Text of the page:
Upgrading the weapons make them more powerful and durable but also more expensive to repair as you use them. Thankfully, as you advance through the game, you are allowed to ‘equip’ multiple weapons that can be quickly switched to using a weapon select wheel that is fairly effective once you spend a bit of time playing the game. In addition to making powerful weapons, you can also find unique and rare weapons much in the same way that weapons are found in Borderlands or Diablo. The color code of the weapons designates the rarity of weapon. The more rare or unique the weapon, the better its base statistics and the stronger the weapon shall be as it is upgraded. This aspect of the game can have you hunting for crates and hulking zombies in hopes of finding that next uber-weapon that will be your new favorite undeath dealer.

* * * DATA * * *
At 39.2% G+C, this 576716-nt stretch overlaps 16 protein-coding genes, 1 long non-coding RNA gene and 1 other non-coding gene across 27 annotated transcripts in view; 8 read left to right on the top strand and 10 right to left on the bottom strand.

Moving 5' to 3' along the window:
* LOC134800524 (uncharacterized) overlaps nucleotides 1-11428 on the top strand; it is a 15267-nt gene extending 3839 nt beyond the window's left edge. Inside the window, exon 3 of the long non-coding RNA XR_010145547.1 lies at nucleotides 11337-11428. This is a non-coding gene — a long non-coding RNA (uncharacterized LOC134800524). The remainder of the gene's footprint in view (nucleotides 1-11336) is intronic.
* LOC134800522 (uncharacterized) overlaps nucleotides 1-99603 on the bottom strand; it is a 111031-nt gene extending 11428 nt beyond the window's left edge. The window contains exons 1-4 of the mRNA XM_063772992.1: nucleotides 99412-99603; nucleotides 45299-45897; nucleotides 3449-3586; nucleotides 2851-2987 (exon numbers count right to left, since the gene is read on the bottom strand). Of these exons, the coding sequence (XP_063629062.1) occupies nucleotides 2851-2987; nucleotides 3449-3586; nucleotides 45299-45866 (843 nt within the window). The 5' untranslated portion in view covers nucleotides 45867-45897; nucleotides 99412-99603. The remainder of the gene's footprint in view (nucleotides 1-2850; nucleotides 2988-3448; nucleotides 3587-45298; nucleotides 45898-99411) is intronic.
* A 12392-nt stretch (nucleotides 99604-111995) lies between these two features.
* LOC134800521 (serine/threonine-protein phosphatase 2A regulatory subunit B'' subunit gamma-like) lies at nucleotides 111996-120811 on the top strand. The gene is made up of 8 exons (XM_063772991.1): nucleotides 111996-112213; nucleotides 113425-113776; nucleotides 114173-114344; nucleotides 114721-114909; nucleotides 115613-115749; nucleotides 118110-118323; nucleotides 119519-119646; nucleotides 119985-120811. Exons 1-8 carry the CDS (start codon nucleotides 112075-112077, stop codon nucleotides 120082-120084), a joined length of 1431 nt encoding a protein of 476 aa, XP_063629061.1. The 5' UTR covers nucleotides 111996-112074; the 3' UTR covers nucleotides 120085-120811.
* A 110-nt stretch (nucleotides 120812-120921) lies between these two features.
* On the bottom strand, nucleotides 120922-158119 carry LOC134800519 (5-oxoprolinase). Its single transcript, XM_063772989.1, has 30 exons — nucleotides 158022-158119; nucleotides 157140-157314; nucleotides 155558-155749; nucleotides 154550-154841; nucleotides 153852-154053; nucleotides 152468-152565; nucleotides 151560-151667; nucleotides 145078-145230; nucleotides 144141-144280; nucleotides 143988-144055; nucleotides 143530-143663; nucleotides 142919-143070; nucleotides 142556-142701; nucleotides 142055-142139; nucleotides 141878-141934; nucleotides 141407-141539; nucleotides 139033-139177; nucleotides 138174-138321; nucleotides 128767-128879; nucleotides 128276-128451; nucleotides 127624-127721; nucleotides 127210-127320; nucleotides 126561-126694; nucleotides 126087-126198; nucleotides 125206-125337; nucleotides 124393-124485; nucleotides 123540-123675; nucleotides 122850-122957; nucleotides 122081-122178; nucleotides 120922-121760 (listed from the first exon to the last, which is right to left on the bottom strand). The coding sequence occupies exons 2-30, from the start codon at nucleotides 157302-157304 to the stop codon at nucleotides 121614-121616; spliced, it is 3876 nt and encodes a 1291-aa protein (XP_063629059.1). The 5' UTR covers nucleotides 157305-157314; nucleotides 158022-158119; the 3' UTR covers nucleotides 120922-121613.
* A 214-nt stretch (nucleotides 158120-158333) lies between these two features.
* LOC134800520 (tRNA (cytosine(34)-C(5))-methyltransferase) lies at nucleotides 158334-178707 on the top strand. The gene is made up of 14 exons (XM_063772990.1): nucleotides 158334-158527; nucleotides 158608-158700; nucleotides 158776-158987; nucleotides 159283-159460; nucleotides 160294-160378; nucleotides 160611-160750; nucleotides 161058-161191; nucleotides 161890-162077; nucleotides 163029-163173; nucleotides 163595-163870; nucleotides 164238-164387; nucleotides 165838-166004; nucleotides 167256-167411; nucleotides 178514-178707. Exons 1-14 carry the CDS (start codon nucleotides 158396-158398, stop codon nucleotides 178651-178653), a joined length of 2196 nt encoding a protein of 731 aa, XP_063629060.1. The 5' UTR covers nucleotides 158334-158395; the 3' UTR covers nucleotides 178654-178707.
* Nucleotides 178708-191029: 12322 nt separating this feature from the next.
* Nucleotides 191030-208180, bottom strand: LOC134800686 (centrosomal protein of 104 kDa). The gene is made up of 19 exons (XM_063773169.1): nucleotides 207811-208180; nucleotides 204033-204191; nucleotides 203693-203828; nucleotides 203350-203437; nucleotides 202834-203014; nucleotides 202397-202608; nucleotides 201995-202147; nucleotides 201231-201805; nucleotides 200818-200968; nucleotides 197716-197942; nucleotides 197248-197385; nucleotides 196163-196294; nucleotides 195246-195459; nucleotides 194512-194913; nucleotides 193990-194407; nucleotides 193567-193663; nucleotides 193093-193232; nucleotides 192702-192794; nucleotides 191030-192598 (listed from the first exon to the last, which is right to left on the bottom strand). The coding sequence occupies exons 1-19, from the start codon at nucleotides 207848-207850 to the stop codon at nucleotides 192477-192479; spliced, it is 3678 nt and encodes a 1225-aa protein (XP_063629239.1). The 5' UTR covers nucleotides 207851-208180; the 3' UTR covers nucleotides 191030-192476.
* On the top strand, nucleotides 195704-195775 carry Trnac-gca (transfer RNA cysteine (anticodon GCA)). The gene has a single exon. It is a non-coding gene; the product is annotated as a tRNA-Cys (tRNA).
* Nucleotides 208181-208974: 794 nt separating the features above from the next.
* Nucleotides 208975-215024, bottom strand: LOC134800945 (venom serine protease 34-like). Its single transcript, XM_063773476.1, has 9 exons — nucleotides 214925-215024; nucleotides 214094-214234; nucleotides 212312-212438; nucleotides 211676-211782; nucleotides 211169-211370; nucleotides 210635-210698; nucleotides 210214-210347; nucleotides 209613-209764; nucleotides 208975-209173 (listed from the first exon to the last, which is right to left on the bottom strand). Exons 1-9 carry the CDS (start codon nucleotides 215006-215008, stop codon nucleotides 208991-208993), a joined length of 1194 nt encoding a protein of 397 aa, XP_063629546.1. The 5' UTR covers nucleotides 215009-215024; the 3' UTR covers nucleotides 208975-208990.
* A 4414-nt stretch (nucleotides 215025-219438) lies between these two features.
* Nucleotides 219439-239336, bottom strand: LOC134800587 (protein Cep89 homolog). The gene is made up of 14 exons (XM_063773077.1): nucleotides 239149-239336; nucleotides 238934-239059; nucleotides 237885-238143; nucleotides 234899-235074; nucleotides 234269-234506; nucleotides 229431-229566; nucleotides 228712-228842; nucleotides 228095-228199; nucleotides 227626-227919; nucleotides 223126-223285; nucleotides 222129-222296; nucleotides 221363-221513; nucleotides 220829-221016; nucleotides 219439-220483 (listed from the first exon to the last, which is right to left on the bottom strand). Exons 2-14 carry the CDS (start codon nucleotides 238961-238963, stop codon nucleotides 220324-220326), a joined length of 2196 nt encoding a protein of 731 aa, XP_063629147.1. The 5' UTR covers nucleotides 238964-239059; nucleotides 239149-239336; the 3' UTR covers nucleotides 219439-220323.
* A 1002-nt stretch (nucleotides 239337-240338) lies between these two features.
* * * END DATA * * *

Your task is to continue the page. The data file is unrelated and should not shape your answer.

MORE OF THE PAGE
With all of this substance in the combat, characters, and weapons, Techland brilliantly managed to pull all of this together with a unique atmosphere that is dominated by superb sound design and highlighted by great graphics. Exploration throughout the island with nothing but the sounds of the environment to soothe you will have you holding your breath as you listen to all manner of screams, groans, moans, and roars from various zombies as they approach you from all angles. There are times in this game where the screams of your current undead victim will muffle the approach of numerous cascading wails of oncoming zombies racing up behind you. Or you may just simply be exploring a few abandoned streets only to shiver as a hulk of a zombie bellows in the distance.